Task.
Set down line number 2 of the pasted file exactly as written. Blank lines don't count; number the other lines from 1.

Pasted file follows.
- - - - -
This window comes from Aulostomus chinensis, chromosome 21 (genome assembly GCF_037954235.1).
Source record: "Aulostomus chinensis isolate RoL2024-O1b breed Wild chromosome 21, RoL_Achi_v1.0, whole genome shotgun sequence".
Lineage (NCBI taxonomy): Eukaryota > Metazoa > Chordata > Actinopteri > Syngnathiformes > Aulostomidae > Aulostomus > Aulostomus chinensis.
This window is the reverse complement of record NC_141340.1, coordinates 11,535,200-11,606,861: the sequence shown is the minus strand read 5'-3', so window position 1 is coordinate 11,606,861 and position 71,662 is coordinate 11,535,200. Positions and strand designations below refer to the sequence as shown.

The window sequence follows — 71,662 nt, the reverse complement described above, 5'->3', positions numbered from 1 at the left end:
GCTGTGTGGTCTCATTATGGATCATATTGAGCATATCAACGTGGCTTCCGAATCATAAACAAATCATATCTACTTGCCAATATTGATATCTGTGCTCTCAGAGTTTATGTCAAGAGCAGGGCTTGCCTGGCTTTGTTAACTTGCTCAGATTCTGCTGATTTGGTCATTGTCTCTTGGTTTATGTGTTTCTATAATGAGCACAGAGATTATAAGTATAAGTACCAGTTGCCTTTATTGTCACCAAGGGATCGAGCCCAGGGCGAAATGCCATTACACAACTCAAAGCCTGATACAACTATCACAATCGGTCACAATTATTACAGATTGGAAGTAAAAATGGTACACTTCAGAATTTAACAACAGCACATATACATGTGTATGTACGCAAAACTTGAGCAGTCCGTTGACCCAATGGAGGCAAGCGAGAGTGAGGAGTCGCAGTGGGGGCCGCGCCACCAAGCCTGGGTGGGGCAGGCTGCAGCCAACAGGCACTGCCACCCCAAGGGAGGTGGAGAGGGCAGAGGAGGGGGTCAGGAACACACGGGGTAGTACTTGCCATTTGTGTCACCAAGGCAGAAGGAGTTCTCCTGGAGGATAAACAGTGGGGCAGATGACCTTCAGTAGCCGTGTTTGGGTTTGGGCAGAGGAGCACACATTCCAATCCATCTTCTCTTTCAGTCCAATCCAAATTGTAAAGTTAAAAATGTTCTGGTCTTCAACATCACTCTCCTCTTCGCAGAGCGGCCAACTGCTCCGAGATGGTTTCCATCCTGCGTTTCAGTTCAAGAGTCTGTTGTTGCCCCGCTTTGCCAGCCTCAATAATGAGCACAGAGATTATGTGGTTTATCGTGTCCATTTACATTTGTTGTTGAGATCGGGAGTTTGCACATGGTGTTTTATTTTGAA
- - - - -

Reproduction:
Source record: "Aulostomus chinensis isolate RoL2024-O1b breed Wild chromosome 21, RoL_Achi_v1.0, whole genome shotgun sequence".